THE BLOG
08/30/2015 04:44 pm ET Updated Aug 30, 2016

The Human Side of Business Communications: An Interview With Kathy Klotz-Guest

Business communication is broken, but don't take my word for it. In May 2013, the PMI released its annual "Pulse of the Profession" report. Specifically, "$135 million is at risk for every $1 billion spent on a project. Further research on the importance of effective communications uncovers that a startling 56 percent ($75 million of that $135 million) is at risk due to ineffective communications." I unearthed fascinating stats such as these while researching Message Not Received: Why Business Communication Is Broken and How to Fix It.

Along with relying too much on email, far too often at work we use jargon when simple language would suffice. It doesn't just offend the language sensibilities of learned folks, it's just plain bad business.

Against this backdrop, I recently sat down with Kathy Klotz-Guest, MA, MBA and the founder of Keeping it Human, Inc. In short, her company helps organizations turn complex communications into compelling stories on which customers and employees can act. Aside from her business bona fides, she has performed improvisational comedy and stand-up on Bay Area stages for almost 20 years.

Is she funny? I'll let you decide.

PS: What do you do?

KKG: I help teams (marketing, product, even engineering!) and executives become better storytellers and communicators. Some of my tools come from the storytelling world of stage improvisation and comedy where I have over 20 years' of experience -- well that, and 20 years in marketing for high-tech companies which is the exact opposite of comedy! My company, Keeping it Human℠, is my corporate marketing and stage storytelling experience merged to help people be better storytellers.

PS: How did you get into this kind of work?

KKG: I started my business to make company communications better by being more human. In high-tech, my company produced such jargon-laden marketing that we could have sold it to the CIA as advanced interrogation techniques! Customers don't want this stuff-that's what management asked for. I thought if I want more human communication inside and outside the company, I couldn't be the only marketer who feels this way! That's an understatement. People -- employees and customers -- are hungry for communication that is compelling, story-driven, simple and even, at times, fun! I like to joke that audiences are 92.3% human and no audience wants facts, jargon and self-focused (me, me, me!) business-speak.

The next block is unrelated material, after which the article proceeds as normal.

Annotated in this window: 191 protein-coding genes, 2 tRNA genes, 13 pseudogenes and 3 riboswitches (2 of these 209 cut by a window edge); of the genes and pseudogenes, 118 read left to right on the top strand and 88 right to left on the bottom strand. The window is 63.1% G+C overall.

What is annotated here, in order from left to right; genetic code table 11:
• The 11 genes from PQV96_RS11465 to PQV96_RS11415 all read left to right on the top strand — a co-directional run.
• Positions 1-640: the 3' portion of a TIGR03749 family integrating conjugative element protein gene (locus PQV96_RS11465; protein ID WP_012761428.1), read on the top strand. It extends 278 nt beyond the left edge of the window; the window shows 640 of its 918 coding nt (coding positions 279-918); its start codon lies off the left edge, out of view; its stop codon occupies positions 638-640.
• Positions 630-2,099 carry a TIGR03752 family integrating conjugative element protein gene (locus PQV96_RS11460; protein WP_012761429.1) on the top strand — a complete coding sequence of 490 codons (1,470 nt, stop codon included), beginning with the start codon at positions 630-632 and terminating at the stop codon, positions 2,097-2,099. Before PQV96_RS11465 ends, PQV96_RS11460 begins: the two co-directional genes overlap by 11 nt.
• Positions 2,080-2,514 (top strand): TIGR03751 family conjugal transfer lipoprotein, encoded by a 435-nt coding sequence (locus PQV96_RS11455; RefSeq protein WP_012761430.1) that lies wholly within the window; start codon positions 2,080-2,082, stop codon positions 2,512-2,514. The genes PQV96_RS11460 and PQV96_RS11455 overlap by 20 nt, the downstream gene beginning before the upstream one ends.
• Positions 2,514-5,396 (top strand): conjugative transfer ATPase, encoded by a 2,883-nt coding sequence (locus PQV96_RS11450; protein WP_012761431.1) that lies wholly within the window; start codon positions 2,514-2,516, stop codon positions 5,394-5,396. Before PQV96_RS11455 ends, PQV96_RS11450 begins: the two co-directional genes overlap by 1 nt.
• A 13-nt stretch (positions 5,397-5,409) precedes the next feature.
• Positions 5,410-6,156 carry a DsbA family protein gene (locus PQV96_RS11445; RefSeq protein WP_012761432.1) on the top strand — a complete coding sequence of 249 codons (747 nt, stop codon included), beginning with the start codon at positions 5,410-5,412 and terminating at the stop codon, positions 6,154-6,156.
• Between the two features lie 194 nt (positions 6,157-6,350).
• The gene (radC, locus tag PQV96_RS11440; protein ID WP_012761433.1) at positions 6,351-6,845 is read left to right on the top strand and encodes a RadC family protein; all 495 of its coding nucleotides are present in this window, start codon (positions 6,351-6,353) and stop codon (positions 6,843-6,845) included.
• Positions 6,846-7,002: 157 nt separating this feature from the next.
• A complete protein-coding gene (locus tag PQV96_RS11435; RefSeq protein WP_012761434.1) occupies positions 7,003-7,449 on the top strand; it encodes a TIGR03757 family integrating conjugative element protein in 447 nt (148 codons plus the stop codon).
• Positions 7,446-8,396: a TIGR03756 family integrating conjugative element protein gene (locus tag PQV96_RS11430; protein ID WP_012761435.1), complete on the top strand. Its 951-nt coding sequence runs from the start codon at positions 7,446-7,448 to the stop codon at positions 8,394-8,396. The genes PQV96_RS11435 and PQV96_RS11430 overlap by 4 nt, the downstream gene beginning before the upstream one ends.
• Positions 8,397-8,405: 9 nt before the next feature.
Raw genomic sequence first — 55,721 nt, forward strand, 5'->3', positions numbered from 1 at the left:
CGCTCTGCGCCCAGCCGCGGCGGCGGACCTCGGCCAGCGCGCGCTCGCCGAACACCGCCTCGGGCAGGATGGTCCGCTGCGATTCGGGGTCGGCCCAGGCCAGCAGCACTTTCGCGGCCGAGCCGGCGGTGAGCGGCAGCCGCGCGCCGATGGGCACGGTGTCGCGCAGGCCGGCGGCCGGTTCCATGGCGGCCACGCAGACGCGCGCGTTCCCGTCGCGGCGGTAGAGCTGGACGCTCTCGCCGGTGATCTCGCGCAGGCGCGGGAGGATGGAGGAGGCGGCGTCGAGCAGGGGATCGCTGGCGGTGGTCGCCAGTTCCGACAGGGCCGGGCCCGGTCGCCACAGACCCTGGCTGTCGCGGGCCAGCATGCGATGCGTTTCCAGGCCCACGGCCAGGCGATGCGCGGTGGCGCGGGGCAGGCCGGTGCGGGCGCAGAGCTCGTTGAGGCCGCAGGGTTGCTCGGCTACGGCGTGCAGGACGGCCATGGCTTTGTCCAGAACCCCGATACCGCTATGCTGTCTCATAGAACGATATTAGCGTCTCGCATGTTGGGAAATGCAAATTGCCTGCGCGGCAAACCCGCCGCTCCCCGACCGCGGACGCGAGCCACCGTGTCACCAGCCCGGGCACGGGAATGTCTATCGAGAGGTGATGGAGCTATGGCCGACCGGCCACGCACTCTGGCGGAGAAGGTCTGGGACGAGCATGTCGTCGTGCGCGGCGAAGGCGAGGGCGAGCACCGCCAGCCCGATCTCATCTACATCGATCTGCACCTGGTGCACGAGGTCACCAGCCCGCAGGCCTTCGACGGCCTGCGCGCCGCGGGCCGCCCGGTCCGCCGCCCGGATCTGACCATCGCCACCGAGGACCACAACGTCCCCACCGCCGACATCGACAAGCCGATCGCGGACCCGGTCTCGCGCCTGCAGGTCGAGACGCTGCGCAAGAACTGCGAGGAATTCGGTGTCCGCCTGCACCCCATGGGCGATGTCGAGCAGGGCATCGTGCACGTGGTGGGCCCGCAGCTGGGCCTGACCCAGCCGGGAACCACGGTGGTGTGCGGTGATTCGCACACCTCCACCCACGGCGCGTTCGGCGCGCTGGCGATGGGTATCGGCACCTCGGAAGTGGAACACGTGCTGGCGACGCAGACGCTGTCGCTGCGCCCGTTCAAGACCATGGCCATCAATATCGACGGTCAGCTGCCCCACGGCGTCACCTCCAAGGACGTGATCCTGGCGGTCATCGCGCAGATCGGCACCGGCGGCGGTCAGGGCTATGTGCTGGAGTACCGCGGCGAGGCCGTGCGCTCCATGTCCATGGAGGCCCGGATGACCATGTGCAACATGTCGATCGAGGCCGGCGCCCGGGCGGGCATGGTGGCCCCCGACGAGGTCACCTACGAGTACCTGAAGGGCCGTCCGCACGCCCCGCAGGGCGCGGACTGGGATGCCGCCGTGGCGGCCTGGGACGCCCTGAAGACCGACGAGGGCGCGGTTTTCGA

PS: What makes you different from other communications consultants?

KKG: I am a comedy nerd! Along with 20 years in marketing and communication, I have 20 years' experience in sketch comedy, stand-up and improvisation Comedy has taught me so much about collaboration, listening, supporting and making your teammates look good, and about 'yes, and-ing' ideas that come your way (rather than saying 'no' or 'yes, but'-both of which shut down great communication and innovation). And I help teams and leaders improve their communication and collaboration in the same way. 'Yes, and' is more than the central tenet of improvisation; it's a powerful business mindset that creates positive communication dynamics and gets better results.

PS: What challenges do you help companies overcome?

KKG: The first is enabling clear communication and storytelling inside the organization-inside teams, from executives, and across teams. Without it, teams, creativity, and innovation can get stuck.

The second challenge is a lack of compelling storytelling and communications outside the organization to customers. I help marketing teams become great storytellers inside and outside the organization. The challenges are related. If a company isn't clear internally, how the heck can customers understand what the company cares about?

PS: What can people do to communicate better?

KKG: Three things can really make a difference in how you communicate:
  1. Have empathy for your audience-internal or external. Wrap your head around who they are and what they really need. Maybe their pain is too much work and not enough resources. Or they are worried about their reputation-all human needs, not product needs! People have too much complexity already. So simplicity in communications is the only antidote for the amount of noise and complexity today.
  2. Stop using jargon. Ask yourself, "Is there a simpler way to explain this?" People are busy and don't have time to decode your message. Use a simple, powerful story instead. Stories with emotional resonance work wonders where data alone doesn't! Even better: wrap data in a memorable, emotional story.
  3. Focus on the most important point. If you could only leave people with one takeaway, what would it be? Next, eliminate unimportant detail. Think of your big headline as a tweet with 140 characters. What would your big message be? Start with that one big idea and explain it in the most simple language possible.